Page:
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Black History Month Feature: Every Hard Sweetness by Sheila Carter-Jones

 As Black History Month comes to a close, this is your friendly reminder to read the work of Black authors year-round! Finish February or start March by snagging Sheila Carter-Jones' forthcoming collection, Every Hard Sweetness, recommended by BOA's fantastic spring 2024 intern, Jaenid Ayala! 


In a time where we have become desensitized to Black voices & Black trauma, Every Hard Sweetness is a reminder that there are still stories left to tell, still narratives that have been forced to remain unfinished. Sheila Carter-Jones creatively composes a song which so many African American families have not had the chance to sing. From the beginning to the end, Carter-Jones grabs us with every word as we are left hanging on to every morsel of history that she gives us. Using a combination of photography & poetry, she masterfully leaves her audience awe-struck and their hearts pierced by stories of navigating girlhood, grieving her father, and building yourself up in a world that consistently attempts to break you down.

I went into this reading with no idea of what I was going to receive & left with vulnerable stories that I will forever hold close to me. Sheila Carter-Jones lets us into a world in which history has silently crossed off its page. Being an African American studies minor, I believed that this collection would leave me captivated but had no idea just how speechless I was going to be left. From the beginning to the end, I held onto every word and wondered how different America would look if these narratives were given the chance to be taught in our classrooms. Even as Carter-Jones talks about her experiences with girlhood, I believe this book offers a little bit to everybody. While it would be impossible to choose a favorite, I will leave you with the poem that captivated me the most, for its ability to creatively weave together two narratives that seem like they have no connection.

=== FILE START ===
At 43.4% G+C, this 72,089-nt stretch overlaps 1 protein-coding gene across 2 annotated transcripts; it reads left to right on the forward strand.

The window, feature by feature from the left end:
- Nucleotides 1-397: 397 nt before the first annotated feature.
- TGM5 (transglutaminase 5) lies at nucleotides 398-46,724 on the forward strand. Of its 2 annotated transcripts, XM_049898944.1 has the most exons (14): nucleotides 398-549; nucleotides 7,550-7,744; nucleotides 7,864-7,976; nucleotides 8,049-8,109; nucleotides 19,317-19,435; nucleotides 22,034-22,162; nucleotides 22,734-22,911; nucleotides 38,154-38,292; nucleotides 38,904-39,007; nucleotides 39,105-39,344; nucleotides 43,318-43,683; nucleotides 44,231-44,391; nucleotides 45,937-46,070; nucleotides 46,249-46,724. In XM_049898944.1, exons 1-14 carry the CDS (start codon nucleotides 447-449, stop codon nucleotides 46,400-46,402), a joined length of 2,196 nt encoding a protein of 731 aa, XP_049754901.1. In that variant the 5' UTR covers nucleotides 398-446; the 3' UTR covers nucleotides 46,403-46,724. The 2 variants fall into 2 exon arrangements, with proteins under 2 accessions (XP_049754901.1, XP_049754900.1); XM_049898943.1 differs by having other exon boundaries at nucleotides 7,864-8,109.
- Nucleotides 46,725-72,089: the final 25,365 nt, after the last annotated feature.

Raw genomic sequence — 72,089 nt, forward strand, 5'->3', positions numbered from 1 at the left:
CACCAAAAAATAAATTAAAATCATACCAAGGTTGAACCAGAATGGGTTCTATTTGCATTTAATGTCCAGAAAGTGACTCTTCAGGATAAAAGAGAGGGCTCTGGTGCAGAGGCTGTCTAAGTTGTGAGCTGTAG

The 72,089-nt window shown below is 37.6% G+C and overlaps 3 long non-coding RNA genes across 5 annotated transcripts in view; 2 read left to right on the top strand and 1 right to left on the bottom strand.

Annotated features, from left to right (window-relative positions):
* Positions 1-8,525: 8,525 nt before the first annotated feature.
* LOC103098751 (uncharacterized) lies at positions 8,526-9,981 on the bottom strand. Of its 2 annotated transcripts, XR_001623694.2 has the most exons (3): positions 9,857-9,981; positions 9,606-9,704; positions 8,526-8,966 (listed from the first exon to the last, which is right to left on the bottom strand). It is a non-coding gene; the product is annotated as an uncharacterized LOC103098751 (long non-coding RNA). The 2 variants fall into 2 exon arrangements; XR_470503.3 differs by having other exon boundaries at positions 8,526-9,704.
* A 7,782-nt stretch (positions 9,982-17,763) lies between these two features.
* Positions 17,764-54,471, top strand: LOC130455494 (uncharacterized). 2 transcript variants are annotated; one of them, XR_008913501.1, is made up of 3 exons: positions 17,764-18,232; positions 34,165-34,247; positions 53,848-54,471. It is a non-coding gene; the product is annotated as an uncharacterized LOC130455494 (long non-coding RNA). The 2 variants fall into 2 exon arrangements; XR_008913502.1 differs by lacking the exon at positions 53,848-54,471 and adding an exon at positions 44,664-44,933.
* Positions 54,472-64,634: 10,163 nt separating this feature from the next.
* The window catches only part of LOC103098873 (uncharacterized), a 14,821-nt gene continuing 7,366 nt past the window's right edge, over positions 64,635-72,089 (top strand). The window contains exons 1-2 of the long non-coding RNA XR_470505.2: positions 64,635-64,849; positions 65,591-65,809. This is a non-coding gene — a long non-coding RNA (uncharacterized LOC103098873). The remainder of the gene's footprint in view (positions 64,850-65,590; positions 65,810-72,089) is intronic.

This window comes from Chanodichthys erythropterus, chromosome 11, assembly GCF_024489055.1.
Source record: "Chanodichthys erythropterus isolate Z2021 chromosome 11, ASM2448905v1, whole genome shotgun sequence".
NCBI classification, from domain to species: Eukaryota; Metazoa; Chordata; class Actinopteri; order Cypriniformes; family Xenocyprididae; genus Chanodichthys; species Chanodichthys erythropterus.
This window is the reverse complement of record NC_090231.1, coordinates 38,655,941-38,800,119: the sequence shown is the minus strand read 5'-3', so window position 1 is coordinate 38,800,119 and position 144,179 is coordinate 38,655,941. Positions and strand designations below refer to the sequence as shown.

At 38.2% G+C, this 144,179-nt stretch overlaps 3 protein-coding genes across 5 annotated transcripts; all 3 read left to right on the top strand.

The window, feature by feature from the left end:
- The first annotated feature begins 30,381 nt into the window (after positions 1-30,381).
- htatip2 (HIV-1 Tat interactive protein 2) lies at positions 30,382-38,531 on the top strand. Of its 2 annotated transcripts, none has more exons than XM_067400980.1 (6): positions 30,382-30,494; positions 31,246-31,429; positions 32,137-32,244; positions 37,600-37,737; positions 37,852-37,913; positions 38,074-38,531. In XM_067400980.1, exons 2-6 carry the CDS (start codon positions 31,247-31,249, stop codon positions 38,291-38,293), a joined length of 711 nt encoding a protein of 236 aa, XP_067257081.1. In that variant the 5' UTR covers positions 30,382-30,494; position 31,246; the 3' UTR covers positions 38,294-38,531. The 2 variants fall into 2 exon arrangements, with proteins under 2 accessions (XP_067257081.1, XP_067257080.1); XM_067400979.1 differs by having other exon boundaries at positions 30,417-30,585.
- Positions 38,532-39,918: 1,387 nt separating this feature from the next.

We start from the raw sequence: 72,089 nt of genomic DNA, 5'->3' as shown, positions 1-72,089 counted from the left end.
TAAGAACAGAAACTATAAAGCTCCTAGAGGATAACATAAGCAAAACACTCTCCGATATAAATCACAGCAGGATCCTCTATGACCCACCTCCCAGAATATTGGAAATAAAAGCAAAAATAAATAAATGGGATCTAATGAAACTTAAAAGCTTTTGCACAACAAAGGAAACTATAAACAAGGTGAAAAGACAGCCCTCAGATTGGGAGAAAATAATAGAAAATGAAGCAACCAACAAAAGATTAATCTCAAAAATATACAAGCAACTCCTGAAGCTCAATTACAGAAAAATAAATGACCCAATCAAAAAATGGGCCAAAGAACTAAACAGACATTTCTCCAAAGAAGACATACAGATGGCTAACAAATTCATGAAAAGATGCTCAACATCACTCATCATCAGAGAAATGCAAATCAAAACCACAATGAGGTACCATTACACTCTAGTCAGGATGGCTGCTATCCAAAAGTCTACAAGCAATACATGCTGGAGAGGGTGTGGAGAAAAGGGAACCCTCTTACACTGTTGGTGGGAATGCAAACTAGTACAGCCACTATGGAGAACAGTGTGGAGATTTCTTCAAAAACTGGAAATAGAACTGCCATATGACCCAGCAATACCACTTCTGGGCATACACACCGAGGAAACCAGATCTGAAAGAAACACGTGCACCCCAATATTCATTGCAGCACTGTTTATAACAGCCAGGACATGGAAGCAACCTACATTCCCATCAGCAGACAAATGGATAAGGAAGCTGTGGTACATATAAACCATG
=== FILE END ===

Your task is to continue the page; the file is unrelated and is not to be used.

A jar of formaldehyde at the back of the room

is labeled Bullfrog. Kingdom: Animalia Phylum:

Chordata. Class: Amphibia. The biology teacher 

stands in front leading a review. Holds

up each organ of a frog’s dismembered body.

Clasped in tweezers, each part dangles. 

I don’t know yet how men are classified

at the state hospital for the criminal

insane. I only know that my father is

there. I don’t know that men are labeled.

Race: Black/Negro. Gender: Male.

Attitude: Threatening. Mental Capacity:

Twelve-year-old. Notes: seems to have 

his own philosophy about his place in

society. Diagnosis: Schizophrenic.      

On the day of the test the frog is spread

around the room. Each piece of its innards

stretched on a bed of cotton is held taut

with straight pins to keep it from shriveling.

Clipboard in hand, I walk to each station.

Identify the organ or glob of flesh. A white

boy behind me pokes the hard edge of

his pressed particle board into the small of

my back. He pushes to see my answers.

I don’t know yet the answers institution 

officials give to questions about the

death of a man. That when his body is 

exhumed it is empty. All of the internal 

organs gone. Even his brain. Official

cause of death recorded–heart attack.

I record answers on my paper.

The white boy is breathing on my neck.

I hold my clipboard up for him to see.

After he copies liver, I erase it. Write

Heart. After he copies stomach, I scratch it.

Write large intestine.

I don’t know yet that the guards kick a man

in the stomach so hard he shits himself.

His abdomen cramps for five years. For

three months he pisses blood.

When the bell rings I erase testes.

Write brain.   

I don’t know yet that my father will be 

systematically erased for six and a half

years. That he will rewrite his life as 

he reorients his body to–not pinned


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